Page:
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Old 07-29-2005, 02:41 PM   #19
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Our '55 has also 110V outlets all over, single outlets too, which is weird. Sure the fuse block is 110V and not 12V? Our 12V glass fuse block is up front, 110V glass fuse block at rear, both street side.
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Old 07-29-2005, 02:51 PM   #20
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I would think the air pump would have been 12V. Especially if there was (or is) other items that are 12V. However if it was a park model - I would think 12v was not used since it was hooked to 110 all of the time.

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Old 07-29-2005, 03:18 PM   #21
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On my first visit to the factory there was a 34' double door Classic like Rogers that had just come off the line. It's a nice feature and one that I really like. Just how many Airstream models offered the double door? The 54 is a beauty.
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Old 08-01-2005, 08:07 PM   #22
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Bill,

WOW what a project!!! I would love to see what the original floor plan was. If you have the time, could you sketch something out once you get the old extra floor up??
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Old 08-01-2005, 08:15 PM   #23
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Quote:
Originally Posted by till
Bill,

WOW what a project!!! I would love to see what the original floor plan was. If you have the time, could you sketch something out once you get the old extra floor up??
Tedd,

I plan on just that and documenting as much as possible. So far it looks likes rear twin, with the shower just forward on the street side, toilet in front of that, then kitchen sink and stove. I think that the refigerator was just aft of the front door on the curb side, probably a counter aft of that since there is a window between the doors. That is all I know as of now.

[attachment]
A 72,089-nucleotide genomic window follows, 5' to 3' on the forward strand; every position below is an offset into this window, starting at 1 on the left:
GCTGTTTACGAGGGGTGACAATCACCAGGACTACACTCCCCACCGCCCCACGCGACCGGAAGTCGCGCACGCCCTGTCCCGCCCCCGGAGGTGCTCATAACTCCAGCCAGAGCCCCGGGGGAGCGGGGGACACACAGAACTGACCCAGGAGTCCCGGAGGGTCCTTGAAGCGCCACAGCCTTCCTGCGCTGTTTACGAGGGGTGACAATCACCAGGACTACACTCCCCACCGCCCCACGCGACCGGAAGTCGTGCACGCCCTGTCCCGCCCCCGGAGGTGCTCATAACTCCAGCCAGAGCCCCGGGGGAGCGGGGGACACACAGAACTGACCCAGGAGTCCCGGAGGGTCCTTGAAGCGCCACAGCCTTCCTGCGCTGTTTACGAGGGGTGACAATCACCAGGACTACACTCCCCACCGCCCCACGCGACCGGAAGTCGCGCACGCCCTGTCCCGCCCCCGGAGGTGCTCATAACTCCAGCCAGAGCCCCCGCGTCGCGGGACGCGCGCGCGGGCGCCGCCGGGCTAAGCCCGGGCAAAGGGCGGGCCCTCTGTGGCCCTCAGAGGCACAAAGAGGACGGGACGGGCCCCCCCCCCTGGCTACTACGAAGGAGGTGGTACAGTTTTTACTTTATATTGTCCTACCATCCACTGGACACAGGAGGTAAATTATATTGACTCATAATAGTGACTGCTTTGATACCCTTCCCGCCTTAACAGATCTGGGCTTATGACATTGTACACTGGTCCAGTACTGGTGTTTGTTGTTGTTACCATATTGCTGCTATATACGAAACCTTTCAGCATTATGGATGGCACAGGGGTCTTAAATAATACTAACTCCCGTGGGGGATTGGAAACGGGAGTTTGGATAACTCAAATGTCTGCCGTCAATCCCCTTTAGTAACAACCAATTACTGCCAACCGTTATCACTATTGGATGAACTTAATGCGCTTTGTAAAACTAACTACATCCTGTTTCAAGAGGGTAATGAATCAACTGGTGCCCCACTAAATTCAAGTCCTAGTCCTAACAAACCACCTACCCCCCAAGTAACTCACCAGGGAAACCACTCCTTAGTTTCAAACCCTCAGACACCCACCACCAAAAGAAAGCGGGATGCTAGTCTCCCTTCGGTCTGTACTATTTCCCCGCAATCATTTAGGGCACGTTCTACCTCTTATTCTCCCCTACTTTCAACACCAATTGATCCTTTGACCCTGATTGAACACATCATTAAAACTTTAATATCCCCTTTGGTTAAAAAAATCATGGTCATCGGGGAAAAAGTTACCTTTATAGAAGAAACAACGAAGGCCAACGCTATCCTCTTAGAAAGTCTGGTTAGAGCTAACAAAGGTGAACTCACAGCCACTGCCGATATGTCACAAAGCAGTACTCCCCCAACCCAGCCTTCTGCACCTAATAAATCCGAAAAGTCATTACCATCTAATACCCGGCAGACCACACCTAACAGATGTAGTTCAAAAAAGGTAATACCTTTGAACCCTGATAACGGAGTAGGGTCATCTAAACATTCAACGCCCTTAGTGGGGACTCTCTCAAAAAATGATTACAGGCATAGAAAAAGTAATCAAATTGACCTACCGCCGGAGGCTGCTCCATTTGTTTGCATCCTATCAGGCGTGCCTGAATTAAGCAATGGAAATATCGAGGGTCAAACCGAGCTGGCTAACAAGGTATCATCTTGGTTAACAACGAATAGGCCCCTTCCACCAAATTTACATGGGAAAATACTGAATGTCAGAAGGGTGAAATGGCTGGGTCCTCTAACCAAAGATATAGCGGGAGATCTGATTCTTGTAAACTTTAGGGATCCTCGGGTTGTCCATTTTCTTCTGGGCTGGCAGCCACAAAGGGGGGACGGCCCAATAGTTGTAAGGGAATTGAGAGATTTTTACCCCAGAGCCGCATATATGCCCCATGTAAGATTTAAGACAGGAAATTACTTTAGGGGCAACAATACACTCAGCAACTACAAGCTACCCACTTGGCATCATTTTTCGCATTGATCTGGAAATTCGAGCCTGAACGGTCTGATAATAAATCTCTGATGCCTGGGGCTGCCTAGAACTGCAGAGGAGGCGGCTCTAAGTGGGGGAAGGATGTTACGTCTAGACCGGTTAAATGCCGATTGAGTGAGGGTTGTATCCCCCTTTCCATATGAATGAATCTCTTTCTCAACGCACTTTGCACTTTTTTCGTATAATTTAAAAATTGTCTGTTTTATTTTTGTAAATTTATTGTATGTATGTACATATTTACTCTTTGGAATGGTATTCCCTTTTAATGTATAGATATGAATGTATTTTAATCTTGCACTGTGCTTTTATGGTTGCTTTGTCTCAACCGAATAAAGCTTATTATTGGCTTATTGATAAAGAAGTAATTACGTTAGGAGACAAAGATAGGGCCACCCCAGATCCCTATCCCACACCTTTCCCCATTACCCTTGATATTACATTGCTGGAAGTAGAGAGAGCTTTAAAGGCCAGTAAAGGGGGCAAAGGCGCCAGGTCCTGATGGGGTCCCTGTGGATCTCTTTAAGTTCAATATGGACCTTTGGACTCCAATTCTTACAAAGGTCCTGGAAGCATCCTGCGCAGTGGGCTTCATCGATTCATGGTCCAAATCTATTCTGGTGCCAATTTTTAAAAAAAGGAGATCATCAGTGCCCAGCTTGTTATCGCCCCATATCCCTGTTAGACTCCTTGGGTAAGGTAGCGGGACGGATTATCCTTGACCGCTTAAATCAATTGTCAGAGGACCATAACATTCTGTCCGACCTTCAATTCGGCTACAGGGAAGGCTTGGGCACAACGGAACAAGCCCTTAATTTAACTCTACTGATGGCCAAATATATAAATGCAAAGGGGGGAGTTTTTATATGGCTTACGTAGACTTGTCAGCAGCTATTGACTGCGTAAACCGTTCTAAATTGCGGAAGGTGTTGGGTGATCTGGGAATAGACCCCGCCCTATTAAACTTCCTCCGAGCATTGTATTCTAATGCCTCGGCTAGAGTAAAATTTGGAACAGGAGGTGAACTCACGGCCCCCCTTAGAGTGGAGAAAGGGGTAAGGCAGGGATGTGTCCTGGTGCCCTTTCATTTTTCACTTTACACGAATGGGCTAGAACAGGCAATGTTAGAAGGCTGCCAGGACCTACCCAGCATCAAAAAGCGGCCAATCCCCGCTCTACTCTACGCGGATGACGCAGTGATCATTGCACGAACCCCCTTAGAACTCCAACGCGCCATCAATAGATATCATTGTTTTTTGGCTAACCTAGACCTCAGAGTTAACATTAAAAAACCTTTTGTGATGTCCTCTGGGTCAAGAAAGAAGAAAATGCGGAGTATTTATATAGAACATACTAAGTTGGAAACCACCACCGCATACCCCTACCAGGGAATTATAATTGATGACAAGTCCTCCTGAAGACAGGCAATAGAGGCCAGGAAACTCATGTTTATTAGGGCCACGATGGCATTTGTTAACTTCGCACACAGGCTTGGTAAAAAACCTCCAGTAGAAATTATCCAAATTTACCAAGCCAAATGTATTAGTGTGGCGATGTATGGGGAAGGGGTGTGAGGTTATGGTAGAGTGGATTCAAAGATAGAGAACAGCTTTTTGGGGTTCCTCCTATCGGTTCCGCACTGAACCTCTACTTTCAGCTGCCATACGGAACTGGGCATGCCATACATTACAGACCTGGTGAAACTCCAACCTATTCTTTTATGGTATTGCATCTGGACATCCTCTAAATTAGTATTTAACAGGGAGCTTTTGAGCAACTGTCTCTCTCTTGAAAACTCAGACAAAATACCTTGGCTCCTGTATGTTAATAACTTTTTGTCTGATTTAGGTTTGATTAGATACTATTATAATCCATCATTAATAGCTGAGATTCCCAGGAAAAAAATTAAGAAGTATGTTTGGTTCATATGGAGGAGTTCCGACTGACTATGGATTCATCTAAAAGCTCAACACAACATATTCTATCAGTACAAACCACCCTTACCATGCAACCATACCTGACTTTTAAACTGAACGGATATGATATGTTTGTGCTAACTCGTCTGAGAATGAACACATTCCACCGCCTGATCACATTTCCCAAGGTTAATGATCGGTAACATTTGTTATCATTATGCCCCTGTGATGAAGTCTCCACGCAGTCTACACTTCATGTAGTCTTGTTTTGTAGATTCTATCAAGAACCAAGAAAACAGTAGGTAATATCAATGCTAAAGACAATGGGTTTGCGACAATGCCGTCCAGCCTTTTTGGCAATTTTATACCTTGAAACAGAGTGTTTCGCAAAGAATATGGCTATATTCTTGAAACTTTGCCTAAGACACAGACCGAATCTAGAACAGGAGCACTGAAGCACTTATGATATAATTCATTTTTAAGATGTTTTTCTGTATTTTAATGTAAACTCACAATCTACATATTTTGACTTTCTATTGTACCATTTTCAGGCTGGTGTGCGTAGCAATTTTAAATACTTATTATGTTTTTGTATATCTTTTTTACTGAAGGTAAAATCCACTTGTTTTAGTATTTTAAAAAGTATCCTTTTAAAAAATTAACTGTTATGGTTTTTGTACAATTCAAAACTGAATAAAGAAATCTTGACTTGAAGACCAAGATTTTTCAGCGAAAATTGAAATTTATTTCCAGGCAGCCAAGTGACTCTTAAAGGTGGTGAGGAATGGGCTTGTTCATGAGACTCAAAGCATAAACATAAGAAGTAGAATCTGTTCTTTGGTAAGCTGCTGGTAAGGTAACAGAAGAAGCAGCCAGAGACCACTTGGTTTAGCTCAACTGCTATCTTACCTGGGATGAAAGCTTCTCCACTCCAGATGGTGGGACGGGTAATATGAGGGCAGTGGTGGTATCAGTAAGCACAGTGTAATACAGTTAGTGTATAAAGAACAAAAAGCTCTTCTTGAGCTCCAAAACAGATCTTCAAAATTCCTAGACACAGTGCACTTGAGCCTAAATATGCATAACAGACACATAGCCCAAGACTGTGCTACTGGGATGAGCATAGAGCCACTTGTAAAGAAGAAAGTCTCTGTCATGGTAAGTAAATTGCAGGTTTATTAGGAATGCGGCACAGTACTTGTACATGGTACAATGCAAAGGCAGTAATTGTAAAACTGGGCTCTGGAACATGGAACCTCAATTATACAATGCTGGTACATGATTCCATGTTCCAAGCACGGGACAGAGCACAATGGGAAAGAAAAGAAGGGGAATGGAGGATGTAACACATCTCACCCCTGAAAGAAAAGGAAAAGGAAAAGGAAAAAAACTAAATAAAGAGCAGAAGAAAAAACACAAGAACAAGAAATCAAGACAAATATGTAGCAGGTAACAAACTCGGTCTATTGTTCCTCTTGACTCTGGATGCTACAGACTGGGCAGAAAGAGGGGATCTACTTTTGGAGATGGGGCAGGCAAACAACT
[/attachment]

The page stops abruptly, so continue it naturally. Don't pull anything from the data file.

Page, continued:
There is a 1954 brochure on the Vintage Airstream Web Site, but it shows the stove on the curb side where the window is, and I know the stove was next to the sink because of the exhaust vent location.

Bill
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Old 08-02-2005, 04:30 PM   #24
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Bill,
Thanks. I love those "Double door" coaches. I have been tempted to make my Ambassador into a "Double door".
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Old 10-02-2005, 10:02 PM   #25
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Work continues

The first nine weeks since our return from Tampa with the Liner were spent training for a Bicycle Century which was on the tenth week. My son, daughter, her friend and myself completed the century in nine hours, the time I was hoping for. The next week my wife and I went to Santa Barbara for the El Camino Real Unit rally. The next week, the rehab commenced with removal of part of the floor, where we found the original plywood under a layer of 3/4 newer plywood. This last weekend,we completed the removal of the front four feet and started removing the interior skin.